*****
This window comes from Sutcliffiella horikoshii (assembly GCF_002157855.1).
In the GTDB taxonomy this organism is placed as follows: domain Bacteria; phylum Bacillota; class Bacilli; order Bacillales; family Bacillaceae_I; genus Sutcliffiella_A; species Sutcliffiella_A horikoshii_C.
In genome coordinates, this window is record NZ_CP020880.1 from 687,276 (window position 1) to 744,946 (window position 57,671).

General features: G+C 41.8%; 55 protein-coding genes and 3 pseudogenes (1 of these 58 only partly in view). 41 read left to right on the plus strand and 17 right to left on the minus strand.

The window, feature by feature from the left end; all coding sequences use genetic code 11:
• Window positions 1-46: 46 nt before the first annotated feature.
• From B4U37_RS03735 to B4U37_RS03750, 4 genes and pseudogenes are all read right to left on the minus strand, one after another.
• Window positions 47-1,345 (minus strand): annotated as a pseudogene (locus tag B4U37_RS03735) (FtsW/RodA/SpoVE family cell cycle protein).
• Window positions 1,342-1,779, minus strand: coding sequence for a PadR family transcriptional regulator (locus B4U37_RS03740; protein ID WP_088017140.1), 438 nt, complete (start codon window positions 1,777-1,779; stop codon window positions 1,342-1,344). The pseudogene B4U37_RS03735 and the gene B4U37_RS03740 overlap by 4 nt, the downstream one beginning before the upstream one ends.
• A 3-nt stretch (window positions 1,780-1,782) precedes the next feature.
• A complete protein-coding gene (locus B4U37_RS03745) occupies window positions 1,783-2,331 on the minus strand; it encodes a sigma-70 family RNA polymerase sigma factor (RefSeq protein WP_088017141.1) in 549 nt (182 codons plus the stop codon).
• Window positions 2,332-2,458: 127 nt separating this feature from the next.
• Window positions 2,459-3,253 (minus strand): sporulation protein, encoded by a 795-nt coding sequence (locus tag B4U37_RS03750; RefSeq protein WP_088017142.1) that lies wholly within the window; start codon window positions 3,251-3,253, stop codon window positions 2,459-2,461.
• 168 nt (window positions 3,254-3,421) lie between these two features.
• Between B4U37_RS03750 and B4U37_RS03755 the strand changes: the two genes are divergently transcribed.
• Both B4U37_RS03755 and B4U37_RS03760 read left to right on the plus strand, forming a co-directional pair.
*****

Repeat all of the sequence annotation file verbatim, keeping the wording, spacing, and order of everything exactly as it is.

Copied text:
This window comes from Sutcliffiella horikoshii (assembly GCF_002157855.1).
In the GTDB taxonomy this organism is placed as follows: domain Bacteria; phylum Bacillota; class Bacilli; order Bacillales; family Bacillaceae_I; genus Sutcliffiella_A; species Sutcliffiella_A horikoshii_C.
In genome coordinates, this window is record NZ_CP020880.1 from 687,276 (window position 1) to 744,946 (window position 57,671).

General features: G+C 41.8%; 55 protein-coding genes and 3 pseudogenes (1 of these 58 only partly in view). 41 read left to right on the plus strand and 17 right to left on the minus strand.

The window, feature by feature from the left end; all coding sequences use genetic code 11:
• Window positions 1-46: 46 nt before the first annotated feature.
• From B4U37_RS03735 to B4U37_RS03750, 4 genes and pseudogenes are all read right to left on the minus strand, one after another.
• Window positions 47-1,345 (minus strand): annotated as a pseudogene (locus tag B4U37_RS03735) (FtsW/RodA/SpoVE family cell cycle protein).
• Window positions 1,342-1,779, minus strand: coding sequence for a PadR family transcriptional regulator (locus B4U37_RS03740; protein ID WP_088017140.1), 438 nt, complete (start codon window positions 1,777-1,779; stop codon window positions 1,342-1,344). The pseudogene B4U37_RS03735 and the gene B4U37_RS03740 overlap by 4 nt, the downstream one beginning before the upstream one ends.
• A 3-nt stretch (window positions 1,780-1,782) precedes the next feature.
• A complete protein-coding gene (locus B4U37_RS03745) occupies window positions 1,783-2,331 on the minus strand; it encodes a sigma-70 family RNA polymerase sigma factor (RefSeq protein WP_088017141.1) in 549 nt (182 codons plus the stop codon).
• Window positions 2,332-2,458: 127 nt separating this feature from the next.
• Window positions 2,459-3,253 (minus strand): sporulation protein, encoded by a 795-nt coding sequence (locus tag B4U37_RS03750; RefSeq protein WP_088017142.1) that lies wholly within the window; start codon window positions 3,251-3,253, stop codon window positions 2,459-2,461.
• 168 nt (window positions 3,254-3,421) lie between these two features.
• Between B4U37_RS03750 and B4U37_RS03755 the strand changes: the two genes are divergently transcribed.
• Both B4U37_RS03755 and B4U37_RS03760 read left to right on the plus strand, forming a co-directional pair.